- New Litagion agent profiles for six food additives: acesulfame potassium, bentonite nanoclay, carrageenan, cellulose nanofibrils, monosodium glutamate, and potassium bromate
- A new theme summarizing CoMeta content related to 39 food additives
- New blog content: "An update on take-home COVID-19 litigation"
- Updated Litagion agent and company profiles impacted by newly published peer-reviewed science and newly gathered company information
- Food additives. Thousands of substances and chemicals are added to the processed foods we eat every day. We’re talking about preservatives, anti-caking agents, colors, emulsifiers, stabilizers, thickeners, flavor enhancers, artificial sweeteners, coloring agents, and more. Food companies must demonstrate that these additives do not pose a risk to human health prior to marketing. But a large number of additives were first approved decades ago and have never been reevaluated. And food safety advocates contend additives introduced to the market today do not undergo sufficient testing to determine whether they significantly elevate the risk of chronic disease.
- Acesulfame potassium. Acesulfame potassium [CAS No. 55589-62-3], also known as acesulfame K or Ace K, is an artificial sweetener used to sweeten a wide variety of low- and reduced-calorie foods and beverages. Acesulfame K is approximately 200 times sweeter than sucrose and both intensifies and extends sweetness and other flavors. In order to mask its bitter aftertaste, manufacturers often blend acesulfame K with aspartame and sucralose, the other major artificial sweeteners on the market today. Unlike aspartame and sucralose, acelsufame K is stable when heated, which makes it particularly useful for sweetening baked goods and products that require a long shelf life, such as alcoholic beverages, protein shakes, condiments, toothpaste, mouthwash, and chewable and drinkable medications.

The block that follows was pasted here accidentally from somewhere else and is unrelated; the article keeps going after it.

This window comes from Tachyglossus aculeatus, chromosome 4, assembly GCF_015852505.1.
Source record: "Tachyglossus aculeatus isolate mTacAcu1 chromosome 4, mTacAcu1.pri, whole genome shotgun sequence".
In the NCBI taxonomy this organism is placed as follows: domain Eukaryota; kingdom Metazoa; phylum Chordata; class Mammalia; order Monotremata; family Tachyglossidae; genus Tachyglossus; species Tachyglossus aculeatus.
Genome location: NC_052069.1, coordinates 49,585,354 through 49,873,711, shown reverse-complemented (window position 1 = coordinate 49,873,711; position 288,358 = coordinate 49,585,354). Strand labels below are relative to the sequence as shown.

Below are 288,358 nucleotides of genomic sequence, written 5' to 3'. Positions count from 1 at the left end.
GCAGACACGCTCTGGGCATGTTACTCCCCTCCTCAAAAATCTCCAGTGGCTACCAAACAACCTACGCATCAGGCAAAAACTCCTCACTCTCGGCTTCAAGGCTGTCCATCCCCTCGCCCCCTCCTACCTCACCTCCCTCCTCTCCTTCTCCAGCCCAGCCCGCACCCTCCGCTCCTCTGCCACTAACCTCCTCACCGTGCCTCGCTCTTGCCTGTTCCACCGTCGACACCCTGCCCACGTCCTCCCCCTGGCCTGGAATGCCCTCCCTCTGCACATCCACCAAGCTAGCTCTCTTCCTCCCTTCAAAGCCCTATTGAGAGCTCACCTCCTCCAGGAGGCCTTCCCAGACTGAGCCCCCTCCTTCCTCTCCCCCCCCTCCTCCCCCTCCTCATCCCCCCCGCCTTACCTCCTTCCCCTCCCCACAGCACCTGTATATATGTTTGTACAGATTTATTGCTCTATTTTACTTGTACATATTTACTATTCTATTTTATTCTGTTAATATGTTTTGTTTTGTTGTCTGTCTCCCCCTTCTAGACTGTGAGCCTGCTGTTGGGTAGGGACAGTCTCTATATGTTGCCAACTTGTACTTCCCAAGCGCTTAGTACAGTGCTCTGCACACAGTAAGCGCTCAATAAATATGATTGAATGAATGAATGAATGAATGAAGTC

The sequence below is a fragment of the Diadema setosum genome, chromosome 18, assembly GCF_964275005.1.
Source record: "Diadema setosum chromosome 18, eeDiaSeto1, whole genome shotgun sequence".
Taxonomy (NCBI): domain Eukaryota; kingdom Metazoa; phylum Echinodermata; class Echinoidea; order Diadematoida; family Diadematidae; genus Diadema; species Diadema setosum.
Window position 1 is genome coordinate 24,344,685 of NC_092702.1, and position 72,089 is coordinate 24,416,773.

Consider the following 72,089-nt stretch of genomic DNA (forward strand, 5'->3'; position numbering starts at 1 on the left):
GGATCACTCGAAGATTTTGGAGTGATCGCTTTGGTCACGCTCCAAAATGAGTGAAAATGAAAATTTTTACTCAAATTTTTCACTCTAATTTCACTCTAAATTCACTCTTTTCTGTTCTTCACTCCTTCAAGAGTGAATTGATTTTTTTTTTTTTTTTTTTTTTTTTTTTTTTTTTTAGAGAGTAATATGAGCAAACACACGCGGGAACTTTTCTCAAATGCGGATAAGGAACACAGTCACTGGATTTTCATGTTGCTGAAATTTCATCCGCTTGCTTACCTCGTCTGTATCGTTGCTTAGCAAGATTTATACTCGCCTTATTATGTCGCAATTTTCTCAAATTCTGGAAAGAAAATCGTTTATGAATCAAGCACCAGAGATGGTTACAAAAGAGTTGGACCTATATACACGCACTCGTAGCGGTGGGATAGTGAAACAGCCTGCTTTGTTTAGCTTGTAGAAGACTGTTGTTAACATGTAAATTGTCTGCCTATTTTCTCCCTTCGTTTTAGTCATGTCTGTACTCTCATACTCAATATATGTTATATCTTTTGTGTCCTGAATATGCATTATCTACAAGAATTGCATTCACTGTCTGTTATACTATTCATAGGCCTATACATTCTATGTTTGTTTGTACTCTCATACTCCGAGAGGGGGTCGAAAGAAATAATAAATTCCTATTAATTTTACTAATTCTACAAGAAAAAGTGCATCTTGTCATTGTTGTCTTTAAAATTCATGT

- Bentonite nanoclay. Bentonite nanoclay is a type of engineered nanoparticle known as nanoclay. Nanoclays have a flaky soft structure, low specific gravity, and high aspect ratio with nanoscale thickness that make them particularly useful in polymer packaging. Nanoclays have been shown to improve the mechanical, thermal, and barrier properties of polymer systems, all of which can help extend the shelf life of packaged food products. Bentonite nanoclay is also used as a processing aid in the manufacture of vegetable oils and beverages.
- Carrageenan. Carrageenan [CAS No. 9000-07-1] is an emulsifying, thickening, and stabilizing agent used in food and personal care products. An indigestible polysaccharide extracted from a red seaweed known as Irish Moss, carrageenan is found in a wide array of food products including ice cream, yogurt, cottage cheese, chocolate milk, infant formula, soups, sauces, puddings, and plant-based milk products such as soy, almond, coconut, and hemp milk.